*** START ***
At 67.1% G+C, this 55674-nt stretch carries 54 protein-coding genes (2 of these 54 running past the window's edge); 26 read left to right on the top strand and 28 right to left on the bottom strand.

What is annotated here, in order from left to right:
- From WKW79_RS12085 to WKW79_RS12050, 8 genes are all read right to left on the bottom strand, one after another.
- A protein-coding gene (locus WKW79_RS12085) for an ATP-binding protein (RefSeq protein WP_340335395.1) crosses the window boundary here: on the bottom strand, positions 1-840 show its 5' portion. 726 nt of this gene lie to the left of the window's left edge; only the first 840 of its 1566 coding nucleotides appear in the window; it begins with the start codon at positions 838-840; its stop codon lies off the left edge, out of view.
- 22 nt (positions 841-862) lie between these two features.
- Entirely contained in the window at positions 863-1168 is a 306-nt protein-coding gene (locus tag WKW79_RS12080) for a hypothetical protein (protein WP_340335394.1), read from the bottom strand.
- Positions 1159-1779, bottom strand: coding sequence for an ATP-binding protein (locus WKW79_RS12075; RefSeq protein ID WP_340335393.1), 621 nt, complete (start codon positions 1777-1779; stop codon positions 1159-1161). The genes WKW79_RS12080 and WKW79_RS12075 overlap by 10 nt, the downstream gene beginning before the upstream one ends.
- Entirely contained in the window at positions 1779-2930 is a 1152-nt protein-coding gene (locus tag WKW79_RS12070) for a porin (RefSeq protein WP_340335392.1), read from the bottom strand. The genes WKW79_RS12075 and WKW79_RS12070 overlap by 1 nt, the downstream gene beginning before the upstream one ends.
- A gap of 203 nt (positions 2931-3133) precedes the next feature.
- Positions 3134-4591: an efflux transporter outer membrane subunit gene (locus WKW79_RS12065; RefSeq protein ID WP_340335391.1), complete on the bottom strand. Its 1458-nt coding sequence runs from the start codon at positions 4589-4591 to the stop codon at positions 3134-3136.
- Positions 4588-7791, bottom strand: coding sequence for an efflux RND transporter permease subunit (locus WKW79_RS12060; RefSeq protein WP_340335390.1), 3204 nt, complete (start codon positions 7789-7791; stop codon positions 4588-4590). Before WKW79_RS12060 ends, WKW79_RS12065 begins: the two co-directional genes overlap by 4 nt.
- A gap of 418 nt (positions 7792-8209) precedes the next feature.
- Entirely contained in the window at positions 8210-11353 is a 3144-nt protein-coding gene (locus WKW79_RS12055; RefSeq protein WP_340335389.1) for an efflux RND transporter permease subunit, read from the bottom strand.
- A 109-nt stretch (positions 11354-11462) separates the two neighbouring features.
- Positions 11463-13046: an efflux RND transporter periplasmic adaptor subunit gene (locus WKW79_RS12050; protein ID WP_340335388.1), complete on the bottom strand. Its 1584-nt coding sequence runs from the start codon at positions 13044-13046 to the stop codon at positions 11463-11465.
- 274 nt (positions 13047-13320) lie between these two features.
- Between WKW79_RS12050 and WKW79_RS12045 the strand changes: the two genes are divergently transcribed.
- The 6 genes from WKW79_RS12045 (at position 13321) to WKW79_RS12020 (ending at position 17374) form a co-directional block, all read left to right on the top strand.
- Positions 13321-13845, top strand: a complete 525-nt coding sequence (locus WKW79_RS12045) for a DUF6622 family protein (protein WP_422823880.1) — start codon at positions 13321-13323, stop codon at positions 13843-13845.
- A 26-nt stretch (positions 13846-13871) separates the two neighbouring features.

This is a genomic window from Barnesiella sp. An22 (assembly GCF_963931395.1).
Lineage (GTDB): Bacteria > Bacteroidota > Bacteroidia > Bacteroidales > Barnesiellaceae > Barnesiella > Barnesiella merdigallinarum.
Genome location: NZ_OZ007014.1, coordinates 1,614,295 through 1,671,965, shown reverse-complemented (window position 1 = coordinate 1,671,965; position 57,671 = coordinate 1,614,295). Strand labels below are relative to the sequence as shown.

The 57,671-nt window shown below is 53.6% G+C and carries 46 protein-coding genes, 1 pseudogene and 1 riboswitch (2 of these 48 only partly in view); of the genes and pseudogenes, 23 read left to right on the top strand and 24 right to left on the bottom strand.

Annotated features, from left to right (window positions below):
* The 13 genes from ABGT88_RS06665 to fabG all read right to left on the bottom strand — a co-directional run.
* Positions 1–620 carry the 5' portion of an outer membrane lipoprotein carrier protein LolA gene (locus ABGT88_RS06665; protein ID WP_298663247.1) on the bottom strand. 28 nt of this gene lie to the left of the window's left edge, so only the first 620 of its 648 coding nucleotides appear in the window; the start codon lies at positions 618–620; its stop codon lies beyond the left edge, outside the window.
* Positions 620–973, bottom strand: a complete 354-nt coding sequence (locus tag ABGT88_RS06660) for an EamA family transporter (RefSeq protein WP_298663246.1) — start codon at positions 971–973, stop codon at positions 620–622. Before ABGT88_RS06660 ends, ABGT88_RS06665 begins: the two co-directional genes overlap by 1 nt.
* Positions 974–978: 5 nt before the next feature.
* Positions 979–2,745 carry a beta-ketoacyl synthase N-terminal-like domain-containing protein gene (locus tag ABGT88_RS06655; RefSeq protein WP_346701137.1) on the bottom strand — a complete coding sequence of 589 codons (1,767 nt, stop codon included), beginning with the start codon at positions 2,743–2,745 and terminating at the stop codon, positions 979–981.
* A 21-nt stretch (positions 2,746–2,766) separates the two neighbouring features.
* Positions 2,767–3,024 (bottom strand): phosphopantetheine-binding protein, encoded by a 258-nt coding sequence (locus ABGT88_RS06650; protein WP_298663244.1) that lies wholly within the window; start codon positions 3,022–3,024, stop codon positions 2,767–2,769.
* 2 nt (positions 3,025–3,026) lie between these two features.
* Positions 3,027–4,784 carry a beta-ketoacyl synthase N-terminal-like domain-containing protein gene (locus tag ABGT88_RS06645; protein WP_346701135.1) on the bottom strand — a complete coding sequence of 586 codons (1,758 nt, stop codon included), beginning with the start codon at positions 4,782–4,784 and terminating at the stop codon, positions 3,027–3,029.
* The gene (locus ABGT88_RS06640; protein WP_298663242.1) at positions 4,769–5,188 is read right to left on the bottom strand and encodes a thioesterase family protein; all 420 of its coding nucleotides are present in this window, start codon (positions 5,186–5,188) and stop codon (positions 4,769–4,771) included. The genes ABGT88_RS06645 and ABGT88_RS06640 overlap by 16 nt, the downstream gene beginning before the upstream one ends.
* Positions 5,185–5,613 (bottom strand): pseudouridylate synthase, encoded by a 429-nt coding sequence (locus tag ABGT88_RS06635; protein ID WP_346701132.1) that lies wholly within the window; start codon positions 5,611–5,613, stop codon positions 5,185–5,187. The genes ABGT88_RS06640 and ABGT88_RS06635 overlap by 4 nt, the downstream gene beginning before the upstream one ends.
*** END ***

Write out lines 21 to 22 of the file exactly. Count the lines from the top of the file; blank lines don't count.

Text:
This is a genomic window from Barnesiella sp. An22 (assembly GCF_963931395.1).
Lineage (GTDB): Bacteria > Bacteroidota > Bacteroidia > Bacteroidales > Barnesiellaceae > Barnesiella > Barnesiella merdigallinarum.